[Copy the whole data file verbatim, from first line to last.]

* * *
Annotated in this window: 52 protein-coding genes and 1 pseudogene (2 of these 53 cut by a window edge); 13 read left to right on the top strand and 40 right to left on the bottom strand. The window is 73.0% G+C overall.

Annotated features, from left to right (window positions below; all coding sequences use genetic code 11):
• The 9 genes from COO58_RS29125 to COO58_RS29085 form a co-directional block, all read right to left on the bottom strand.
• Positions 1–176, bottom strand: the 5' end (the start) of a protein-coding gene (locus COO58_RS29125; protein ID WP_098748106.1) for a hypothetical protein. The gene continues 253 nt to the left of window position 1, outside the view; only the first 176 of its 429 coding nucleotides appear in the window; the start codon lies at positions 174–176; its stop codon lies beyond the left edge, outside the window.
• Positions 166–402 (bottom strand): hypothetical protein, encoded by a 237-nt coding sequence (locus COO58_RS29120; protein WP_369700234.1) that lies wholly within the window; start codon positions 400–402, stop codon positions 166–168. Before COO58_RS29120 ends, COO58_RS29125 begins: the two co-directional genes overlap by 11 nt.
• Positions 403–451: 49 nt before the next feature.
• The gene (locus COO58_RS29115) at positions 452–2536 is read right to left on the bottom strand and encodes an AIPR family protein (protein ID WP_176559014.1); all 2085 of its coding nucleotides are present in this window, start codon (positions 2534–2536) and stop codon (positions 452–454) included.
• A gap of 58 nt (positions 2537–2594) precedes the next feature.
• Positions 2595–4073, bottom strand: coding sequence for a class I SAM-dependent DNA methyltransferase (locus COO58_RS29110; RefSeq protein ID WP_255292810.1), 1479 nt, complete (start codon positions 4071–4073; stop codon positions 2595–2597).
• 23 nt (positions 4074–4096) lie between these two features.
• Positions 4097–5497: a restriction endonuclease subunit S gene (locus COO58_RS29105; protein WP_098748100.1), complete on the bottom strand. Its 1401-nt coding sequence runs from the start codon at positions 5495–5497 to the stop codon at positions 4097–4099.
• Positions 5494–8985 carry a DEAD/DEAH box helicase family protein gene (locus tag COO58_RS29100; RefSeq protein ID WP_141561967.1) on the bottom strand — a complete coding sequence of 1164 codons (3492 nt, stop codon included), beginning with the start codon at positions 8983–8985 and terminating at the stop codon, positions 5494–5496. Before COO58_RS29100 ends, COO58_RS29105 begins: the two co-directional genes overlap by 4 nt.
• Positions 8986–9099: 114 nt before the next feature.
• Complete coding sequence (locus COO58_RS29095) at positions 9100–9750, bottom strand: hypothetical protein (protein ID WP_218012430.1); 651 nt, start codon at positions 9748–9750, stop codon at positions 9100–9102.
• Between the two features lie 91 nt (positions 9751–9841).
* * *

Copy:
Annotated in this window: 52 protein-coding genes and 1 pseudogene (2 of these 53 cut by a window edge); 13 read left to right on the top strand and 40 right to left on the bottom strand. The window is 73.0% G+C overall.

Annotated features, from left to right (window positions below; all coding sequences use genetic code 11):
• The 9 genes from COO58_RS29125 to COO58_RS29085 form a co-directional block, all read right to left on the bottom strand.
• Positions 1–176, bottom strand: the 5' end (the start) of a protein-coding gene (locus COO58_RS29125; protein ID WP_098748106.1) for a hypothetical protein. The gene continues 253 nt to the left of window position 1, outside the view; only the first 176 of its 429 coding nucleotides appear in the window; the start codon lies at positions 174–176; its stop codon lies beyond the left edge, outside the window.
• Positions 166–402 (bottom strand): hypothetical protein, encoded by a 237-nt coding sequence (locus COO58_RS29120; protein WP_369700234.1) that lies wholly within the window; start codon positions 400–402, stop codon positions 166–168. Before COO58_RS29120 ends, COO58_RS29125 begins: the two co-directional genes overlap by 11 nt.
• Positions 403–451: 49 nt before the next feature.
• The gene (locus COO58_RS29115) at positions 452–2536 is read right to left on the bottom strand and encodes an AIPR family protein (protein ID WP_176559014.1); all 2085 of its coding nucleotides are present in this window, start codon (positions 2534–2536) and stop codon (positions 452–454) included.
• A gap of 58 nt (positions 2537–2594) precedes the next feature.
• Positions 2595–4073, bottom strand: coding sequence for a class I SAM-dependent DNA methyltransferase (locus COO58_RS29110; RefSeq protein ID WP_255292810.1), 1479 nt, complete (start codon positions 4071–4073; stop codon positions 2595–2597).
• 23 nt (positions 4074–4096) lie between these two features.
• Positions 4097–5497: a restriction endonuclease subunit S gene (locus COO58_RS29105; protein WP_098748100.1), complete on the bottom strand. Its 1401-nt coding sequence runs from the start codon at positions 5495–5497 to the stop codon at positions 4097–4099.
• Positions 5494–8985 carry a DEAD/DEAH box helicase family protein gene (locus tag COO58_RS29100; RefSeq protein ID WP_141561967.1) on the bottom strand — a complete coding sequence of 1164 codons (3492 nt, stop codon included), beginning with the start codon at positions 8983–8985 and terminating at the stop codon, positions 5494–5496. Before COO58_RS29100 ends, COO58_RS29105 begins: the two co-directional genes overlap by 4 nt.
• Positions 8986–9099: 114 nt before the next feature.
• Complete coding sequence (locus COO58_RS29095) at positions 9100–9750, bottom strand: hypothetical protein (protein ID WP_218012430.1); 651 nt, start codon at positions 9748–9750, stop codon at positions 9100–9102.
• Between the two features lie 91 nt (positions 9751–9841).